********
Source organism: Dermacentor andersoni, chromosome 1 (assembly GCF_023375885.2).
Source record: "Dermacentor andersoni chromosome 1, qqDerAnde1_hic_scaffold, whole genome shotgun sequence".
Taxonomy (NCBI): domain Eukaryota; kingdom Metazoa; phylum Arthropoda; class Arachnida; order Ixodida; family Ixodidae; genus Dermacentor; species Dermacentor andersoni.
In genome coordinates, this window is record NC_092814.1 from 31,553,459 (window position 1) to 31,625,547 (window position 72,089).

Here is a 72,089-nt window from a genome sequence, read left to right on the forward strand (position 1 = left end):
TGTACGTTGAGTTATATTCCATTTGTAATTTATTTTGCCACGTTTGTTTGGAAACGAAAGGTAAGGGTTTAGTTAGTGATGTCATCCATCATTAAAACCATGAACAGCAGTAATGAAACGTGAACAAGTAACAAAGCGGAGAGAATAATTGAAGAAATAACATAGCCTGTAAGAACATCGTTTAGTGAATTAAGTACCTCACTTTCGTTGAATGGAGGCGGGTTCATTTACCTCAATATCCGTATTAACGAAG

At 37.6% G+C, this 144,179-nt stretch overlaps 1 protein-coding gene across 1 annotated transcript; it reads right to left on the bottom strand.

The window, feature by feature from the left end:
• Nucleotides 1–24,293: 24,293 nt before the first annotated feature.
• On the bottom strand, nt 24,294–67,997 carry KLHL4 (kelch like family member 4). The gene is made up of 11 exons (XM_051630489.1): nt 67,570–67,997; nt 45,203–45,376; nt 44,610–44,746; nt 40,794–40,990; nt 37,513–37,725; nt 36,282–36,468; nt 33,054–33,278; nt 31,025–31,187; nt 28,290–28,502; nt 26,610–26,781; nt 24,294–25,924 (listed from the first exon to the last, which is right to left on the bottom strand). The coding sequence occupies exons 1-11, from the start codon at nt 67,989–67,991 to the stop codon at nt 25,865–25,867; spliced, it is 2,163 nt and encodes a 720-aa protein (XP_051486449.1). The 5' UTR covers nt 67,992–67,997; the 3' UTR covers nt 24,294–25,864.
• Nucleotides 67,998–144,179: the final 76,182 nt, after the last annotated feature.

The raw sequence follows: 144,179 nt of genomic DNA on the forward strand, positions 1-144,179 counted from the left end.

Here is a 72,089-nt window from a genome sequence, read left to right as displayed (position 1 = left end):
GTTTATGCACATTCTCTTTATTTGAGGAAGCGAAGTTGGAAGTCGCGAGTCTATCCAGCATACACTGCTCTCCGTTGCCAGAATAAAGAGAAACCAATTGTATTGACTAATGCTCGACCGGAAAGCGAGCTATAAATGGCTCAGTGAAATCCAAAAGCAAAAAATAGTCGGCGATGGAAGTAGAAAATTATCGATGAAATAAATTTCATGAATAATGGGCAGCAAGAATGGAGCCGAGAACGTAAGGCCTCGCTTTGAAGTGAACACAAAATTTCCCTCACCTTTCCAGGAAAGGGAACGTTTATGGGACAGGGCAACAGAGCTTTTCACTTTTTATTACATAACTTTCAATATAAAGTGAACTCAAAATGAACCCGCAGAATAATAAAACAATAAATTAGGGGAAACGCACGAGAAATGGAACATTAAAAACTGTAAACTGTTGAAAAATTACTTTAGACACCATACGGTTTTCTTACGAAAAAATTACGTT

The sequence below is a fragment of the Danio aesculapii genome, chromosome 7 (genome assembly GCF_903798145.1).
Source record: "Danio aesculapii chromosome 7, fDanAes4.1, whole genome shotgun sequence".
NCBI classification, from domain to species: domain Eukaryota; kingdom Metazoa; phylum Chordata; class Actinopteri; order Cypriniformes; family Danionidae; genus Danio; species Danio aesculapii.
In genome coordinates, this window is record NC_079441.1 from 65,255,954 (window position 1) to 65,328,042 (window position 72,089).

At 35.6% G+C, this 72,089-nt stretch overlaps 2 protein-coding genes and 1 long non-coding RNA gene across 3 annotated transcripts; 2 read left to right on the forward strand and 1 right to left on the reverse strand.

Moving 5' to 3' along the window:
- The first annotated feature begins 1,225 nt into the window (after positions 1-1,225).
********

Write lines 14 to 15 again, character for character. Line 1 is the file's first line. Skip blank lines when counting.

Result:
GTTTATGCACATTCTCTTTATTTGAGGAAGCGAAGTTGGAAGTCGCGAGTCTATCCAGCATACACTGCTCTCCGTTGCCAGAATAAAGAGAAACCAATTGTATTGACTAATGCTCGACCGGAAAGCGAGCTATAAATGGCTCAGTGAAATCCAAAAGCAAAAAATAGTCGGCGATGGAAGTAGAAAATTATCGATGAAATAAATTTCATGAATAATGGGCAGCAAGAATGGAGCCGAGAACGTAAGGCCTCGCTTTGAAGTGAACACAAAATTTCCCTCACCTTTCCAGGAAAGGGAACGTTTATGGGACAGGGCAACAGAGCTTTTCACTTTTTATTACATAACTTTCAATATAAAGTGAACTCAAAATGAACCCGCAGAATAATAAAACAATAAATTAGGGGAAACGCACGAGAAATGGAACATTAAAAACTGTAAACTGTTGAAAAATTACTTTAGACACCATACGGTTTTCTTACGAAAAAATTACGTT

The sequence below is a fragment of the Danio aesculapii genome, chromosome 7 (genome assembly GCF_903798145.1).